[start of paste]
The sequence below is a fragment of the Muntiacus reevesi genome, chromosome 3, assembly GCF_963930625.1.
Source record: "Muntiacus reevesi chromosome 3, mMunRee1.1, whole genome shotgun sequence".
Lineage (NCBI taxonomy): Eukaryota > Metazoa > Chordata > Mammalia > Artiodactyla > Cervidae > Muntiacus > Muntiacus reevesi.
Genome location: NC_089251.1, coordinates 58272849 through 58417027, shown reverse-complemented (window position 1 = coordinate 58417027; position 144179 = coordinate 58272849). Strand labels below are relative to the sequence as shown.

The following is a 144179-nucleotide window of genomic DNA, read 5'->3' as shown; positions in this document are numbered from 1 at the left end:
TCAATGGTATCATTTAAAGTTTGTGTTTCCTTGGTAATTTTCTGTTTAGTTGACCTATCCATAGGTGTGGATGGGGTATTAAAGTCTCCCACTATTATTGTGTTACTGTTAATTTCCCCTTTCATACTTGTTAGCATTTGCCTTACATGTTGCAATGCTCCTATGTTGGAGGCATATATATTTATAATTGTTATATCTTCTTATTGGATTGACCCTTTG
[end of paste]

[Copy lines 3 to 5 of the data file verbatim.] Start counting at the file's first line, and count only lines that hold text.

Lineage (NCBI taxonomy): Eukaryota > Metazoa > Chordata > Mammalia > Artiodactyla > Cervidae > Muntiacus > Muntiacus reevesi.
Genome location: NC_089251.1, coordinates 58272849 through 58417027, shown reverse-complemented (window position 1 = coordinate 58417027; position 144179 = coordinate 58272849). Strand labels below are relative to the sequence as shown.

The following is a 144179-nucleotide window of genomic DNA, read 5'->3' as shown; positions in this document are numbered from 1 at the left end: